Top 5 job interview mistakes
Congratulations, you've impressed with your application and landed a job interview. Ace this next stage by avoiding these common mistakes
It doesn't matter whether you're a first-timer or a seasoned professional, when it comes to job interviews it's surprisingly easy to trip yourself up.
Interviews are often the first chance you get to come face-to-face with potential employers, so it's important that you make yourself memorable for the right reasons. However, with other talented candidates up for the role this can sometimes be a challenge.
This becomes even trickier when you consider the long list of acceptable interview etiquette, so to take some of the pressure off your preparation we've put together a list of the most common pitfalls and how you can avoid them.
Talking too much or not enough
Learn to strike a balance as waffling can be just as detrimental as forgetting to mention important points. 'Avoid talking about everything all at once,' says Rachel Locke, a career adviser with the National Careers Service. 'It's important that you sell yourself but try not to ramble. Choose your most appropriate attributes and give examples, without glossing over them or going into too much detail.'
Failing to do your research
A lack of research into either the company or the role will leave you feeling unprepared. Emma Judge, head of student recruitment at EY believes that you need to be fully up-to-date on the company's presence in the news. 'Ensure that you fully understand the role on offer and the way in which you will fit into the organisations structure. An understanding at this level puts you in a position where you can demonstrate how you can meet the job requirements.'
Criticising previous employers or colleagues
This can give employers the wrong impression of you and can make them question what you'd say about them in similar circumstances. 'Instead of highlighting the mistakes of others, emphasise the positive steps you took in order to overcome them,' explains Rachel. 'This shows how proactive you can be.'
There are no excuses for tardiness when it comes to job interviews so show your enthusiasm for the role by being on time. 'If you know where you need to be and when, you'll be able to plan for any delays you may encounter,' says Emma. 'Check websites or apps for transport updates and take the details of your interview contact in case you are unavoidably delayed.'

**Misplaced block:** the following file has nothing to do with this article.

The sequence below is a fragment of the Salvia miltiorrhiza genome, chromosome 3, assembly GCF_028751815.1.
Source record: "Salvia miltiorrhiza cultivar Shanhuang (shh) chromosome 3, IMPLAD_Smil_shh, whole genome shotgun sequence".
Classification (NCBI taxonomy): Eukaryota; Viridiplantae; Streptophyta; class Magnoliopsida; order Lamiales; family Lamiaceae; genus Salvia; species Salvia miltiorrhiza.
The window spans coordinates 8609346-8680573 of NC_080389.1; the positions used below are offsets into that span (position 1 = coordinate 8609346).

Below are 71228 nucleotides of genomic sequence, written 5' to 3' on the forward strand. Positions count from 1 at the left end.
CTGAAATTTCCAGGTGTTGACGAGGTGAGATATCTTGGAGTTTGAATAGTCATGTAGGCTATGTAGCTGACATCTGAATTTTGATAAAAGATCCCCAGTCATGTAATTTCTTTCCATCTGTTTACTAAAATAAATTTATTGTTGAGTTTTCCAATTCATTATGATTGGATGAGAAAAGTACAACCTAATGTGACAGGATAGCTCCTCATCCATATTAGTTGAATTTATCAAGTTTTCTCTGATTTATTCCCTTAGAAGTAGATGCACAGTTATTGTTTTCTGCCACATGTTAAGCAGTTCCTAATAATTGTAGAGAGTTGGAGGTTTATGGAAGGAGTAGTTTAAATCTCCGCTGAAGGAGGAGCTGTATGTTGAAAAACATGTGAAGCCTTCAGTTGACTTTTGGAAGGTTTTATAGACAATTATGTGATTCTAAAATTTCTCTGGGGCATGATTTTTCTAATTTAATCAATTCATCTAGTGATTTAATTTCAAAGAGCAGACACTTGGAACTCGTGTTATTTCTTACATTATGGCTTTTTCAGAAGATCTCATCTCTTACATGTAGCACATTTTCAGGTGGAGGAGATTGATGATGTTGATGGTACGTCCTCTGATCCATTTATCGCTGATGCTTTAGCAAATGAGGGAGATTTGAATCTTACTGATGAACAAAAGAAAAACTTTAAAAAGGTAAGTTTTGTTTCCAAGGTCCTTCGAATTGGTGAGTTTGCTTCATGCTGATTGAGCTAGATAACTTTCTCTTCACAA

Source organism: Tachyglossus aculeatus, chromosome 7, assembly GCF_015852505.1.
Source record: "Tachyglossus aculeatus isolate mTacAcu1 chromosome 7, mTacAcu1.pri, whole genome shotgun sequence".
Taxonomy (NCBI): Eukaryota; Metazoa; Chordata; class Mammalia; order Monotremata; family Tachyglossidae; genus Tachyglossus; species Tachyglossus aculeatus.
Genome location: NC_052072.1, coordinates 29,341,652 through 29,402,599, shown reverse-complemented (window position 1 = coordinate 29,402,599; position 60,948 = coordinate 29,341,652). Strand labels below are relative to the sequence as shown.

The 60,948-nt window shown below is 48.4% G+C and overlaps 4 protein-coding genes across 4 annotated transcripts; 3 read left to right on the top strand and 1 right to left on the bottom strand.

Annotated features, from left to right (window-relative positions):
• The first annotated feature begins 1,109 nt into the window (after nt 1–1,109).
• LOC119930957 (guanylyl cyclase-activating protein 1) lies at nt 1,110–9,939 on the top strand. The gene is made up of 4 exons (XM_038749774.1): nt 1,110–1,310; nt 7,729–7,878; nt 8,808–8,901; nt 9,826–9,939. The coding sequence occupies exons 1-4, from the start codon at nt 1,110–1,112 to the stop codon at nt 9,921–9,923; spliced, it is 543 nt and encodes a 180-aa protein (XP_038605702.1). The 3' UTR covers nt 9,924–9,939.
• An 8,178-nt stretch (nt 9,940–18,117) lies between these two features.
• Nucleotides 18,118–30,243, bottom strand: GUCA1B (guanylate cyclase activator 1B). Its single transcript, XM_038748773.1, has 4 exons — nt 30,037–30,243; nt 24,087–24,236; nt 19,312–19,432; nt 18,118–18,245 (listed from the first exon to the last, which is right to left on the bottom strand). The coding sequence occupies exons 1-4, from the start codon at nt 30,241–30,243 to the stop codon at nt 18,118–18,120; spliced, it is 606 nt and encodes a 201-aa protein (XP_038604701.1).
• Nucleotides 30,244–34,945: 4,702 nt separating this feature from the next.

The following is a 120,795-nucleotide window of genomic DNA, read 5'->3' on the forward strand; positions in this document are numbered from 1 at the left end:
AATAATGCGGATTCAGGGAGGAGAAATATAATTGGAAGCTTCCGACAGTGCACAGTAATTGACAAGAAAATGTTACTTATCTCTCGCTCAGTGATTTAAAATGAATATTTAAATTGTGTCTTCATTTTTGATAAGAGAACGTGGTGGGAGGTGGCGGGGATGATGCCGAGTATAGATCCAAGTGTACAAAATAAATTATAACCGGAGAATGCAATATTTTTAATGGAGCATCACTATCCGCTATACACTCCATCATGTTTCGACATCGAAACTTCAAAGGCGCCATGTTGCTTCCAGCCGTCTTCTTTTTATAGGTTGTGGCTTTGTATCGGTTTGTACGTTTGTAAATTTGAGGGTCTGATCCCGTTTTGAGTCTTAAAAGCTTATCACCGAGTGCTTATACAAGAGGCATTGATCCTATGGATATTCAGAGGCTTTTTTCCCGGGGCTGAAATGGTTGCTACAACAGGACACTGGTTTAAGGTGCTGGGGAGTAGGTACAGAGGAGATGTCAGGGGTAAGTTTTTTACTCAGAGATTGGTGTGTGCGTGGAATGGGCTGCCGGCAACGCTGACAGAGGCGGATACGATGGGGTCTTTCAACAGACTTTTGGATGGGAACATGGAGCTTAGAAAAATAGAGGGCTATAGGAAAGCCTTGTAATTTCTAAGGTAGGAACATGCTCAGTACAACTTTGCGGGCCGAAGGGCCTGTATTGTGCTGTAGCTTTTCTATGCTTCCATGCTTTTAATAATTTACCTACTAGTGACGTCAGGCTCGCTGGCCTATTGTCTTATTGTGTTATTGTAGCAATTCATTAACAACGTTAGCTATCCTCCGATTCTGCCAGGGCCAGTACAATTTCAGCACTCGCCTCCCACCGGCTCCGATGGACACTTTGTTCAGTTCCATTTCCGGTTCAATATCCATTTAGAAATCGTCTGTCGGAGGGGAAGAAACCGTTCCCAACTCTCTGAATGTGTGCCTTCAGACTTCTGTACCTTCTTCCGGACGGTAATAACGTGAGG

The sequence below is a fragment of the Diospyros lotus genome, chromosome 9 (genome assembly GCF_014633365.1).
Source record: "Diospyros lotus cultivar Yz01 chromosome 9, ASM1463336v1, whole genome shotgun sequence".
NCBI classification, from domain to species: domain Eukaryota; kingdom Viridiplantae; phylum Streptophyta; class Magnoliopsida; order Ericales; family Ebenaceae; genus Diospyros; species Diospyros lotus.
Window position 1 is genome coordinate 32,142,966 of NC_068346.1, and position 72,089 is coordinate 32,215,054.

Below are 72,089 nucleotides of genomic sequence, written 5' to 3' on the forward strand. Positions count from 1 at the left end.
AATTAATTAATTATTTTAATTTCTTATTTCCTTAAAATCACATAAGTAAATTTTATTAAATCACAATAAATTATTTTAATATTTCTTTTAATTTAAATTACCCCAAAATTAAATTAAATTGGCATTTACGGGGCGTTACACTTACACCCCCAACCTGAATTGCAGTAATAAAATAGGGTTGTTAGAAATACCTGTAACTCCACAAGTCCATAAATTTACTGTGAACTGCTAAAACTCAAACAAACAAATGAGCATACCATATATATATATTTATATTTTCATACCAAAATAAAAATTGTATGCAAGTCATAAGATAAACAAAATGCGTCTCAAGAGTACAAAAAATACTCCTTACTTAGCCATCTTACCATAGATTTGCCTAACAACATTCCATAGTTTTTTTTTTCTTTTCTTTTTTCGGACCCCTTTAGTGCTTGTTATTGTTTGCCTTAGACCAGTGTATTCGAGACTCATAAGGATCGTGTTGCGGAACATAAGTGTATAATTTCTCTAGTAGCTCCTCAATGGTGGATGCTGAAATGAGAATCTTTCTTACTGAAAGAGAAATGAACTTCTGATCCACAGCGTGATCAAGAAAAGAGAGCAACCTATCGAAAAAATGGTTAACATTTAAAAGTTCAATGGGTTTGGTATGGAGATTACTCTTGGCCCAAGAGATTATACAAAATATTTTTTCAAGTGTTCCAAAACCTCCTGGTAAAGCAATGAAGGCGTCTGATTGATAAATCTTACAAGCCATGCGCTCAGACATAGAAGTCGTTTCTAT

Showing up in jeans and trainers won't make a great first impression, 'being well presented is a must so choose your outfit carefully,' advises Rachel. 'Knowing the type of organisation you have applied to will help you decide. You need to make sure that you look the part and still feel confident.'
How to ace an interview
It's all well and good knowing what not to do at an interview, but not much use if you don't know what you should be doing to win the job.
'You will need to evidence your motivation for the role,' explains Rachel. 'Enthusiasm is a must and a positive attitude makes an instantly more appealing candidate.'
The importance of overcoming nerves and expressing the real you also shouldn't be underestimated. 'Be confident,' emphasises Emma. 'Interviewers want to see what kind of employee you would be, not just how bright you are, so it's important to be relaxed and let your personality show through.'
To do well you need to put yourself ahead of other candidates and think about your future within the company, 'employers like to see forward thinking graduates who can commit,' adds Rachel.
Above all else remember to smile and be yourself, 'interviews are a learning curve through which you can hone your skills, so treat each one as your chance to shine.'